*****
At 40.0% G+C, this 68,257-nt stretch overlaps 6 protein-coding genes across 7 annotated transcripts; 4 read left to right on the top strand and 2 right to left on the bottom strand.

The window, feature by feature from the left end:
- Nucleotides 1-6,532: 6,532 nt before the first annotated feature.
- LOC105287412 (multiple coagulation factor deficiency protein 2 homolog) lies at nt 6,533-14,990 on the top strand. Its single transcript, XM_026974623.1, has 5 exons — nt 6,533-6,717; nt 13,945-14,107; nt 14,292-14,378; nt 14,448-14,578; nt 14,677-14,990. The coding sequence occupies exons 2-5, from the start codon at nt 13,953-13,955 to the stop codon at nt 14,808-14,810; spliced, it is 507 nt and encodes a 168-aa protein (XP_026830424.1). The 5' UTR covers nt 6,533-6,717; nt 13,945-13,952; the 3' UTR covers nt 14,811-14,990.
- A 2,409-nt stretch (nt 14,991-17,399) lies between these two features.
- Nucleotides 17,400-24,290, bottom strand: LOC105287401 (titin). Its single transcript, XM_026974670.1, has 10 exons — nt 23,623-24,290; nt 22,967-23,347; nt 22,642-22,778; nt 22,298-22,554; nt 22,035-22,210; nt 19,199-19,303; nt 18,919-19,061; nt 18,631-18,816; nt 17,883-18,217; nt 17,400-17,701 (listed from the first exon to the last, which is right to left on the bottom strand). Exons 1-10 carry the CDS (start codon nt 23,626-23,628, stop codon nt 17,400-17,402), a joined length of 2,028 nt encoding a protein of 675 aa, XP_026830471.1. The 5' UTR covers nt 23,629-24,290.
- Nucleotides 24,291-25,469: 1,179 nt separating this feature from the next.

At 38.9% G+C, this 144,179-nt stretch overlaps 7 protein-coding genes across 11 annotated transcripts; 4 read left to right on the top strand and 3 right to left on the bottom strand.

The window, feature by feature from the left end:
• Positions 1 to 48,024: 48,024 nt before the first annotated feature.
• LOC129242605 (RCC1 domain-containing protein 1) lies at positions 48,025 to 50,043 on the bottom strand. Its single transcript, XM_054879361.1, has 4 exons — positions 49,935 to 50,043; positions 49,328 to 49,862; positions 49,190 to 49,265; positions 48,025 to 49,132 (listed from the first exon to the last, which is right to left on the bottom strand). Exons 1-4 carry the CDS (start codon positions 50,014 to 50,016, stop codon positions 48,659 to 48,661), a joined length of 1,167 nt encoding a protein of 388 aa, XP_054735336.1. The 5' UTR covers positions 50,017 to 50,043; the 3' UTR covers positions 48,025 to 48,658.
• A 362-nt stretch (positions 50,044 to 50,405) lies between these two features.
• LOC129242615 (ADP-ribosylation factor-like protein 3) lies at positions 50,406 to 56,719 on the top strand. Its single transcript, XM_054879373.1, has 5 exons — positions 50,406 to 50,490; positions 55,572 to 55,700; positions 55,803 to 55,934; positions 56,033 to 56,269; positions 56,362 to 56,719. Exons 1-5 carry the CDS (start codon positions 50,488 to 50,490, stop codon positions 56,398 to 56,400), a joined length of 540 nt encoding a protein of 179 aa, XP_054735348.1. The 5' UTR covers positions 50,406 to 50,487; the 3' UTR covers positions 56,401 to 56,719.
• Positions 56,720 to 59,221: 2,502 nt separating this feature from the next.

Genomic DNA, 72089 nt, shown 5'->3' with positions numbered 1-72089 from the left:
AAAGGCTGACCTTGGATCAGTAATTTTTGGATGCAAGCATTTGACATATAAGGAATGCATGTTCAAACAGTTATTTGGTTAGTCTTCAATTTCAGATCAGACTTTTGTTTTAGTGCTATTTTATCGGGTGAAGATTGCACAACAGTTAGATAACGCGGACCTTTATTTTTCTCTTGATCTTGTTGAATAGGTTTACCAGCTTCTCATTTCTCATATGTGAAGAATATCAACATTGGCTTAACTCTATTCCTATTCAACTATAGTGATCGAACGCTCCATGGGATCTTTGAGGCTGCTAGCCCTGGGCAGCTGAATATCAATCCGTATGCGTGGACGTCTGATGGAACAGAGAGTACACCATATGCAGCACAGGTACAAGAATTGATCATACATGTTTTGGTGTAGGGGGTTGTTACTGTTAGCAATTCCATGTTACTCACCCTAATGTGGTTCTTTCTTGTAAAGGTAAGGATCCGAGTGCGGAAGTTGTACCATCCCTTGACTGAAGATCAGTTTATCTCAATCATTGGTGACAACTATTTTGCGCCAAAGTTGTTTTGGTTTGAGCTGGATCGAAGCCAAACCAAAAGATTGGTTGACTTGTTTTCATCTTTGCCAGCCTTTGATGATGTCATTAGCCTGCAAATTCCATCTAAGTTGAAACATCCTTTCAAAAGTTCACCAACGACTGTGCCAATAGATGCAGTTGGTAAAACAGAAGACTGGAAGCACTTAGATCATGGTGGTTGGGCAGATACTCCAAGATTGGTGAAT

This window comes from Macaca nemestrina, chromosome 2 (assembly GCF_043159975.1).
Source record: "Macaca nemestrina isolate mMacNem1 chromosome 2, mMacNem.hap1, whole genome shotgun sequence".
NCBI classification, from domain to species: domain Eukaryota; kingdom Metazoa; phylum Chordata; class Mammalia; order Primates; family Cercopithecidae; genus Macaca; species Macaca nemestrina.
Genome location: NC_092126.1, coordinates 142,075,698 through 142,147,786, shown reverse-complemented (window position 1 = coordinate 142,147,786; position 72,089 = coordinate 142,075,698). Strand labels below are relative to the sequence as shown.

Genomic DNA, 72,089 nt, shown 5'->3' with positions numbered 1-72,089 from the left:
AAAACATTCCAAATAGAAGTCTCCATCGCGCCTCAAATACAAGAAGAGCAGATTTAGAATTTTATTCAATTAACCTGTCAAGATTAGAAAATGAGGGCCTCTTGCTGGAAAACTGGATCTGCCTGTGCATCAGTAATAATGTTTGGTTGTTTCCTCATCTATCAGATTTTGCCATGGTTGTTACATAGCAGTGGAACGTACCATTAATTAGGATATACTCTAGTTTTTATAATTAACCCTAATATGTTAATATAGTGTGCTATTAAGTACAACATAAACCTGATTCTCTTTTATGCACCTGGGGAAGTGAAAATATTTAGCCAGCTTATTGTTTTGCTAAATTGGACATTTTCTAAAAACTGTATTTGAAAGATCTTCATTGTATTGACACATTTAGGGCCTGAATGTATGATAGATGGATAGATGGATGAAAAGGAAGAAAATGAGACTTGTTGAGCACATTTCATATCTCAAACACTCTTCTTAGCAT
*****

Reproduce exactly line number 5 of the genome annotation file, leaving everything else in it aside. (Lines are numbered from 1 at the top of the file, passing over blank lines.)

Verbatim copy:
- A 2,409-nt stretch (nt 14,991-17,399) lies between these two features.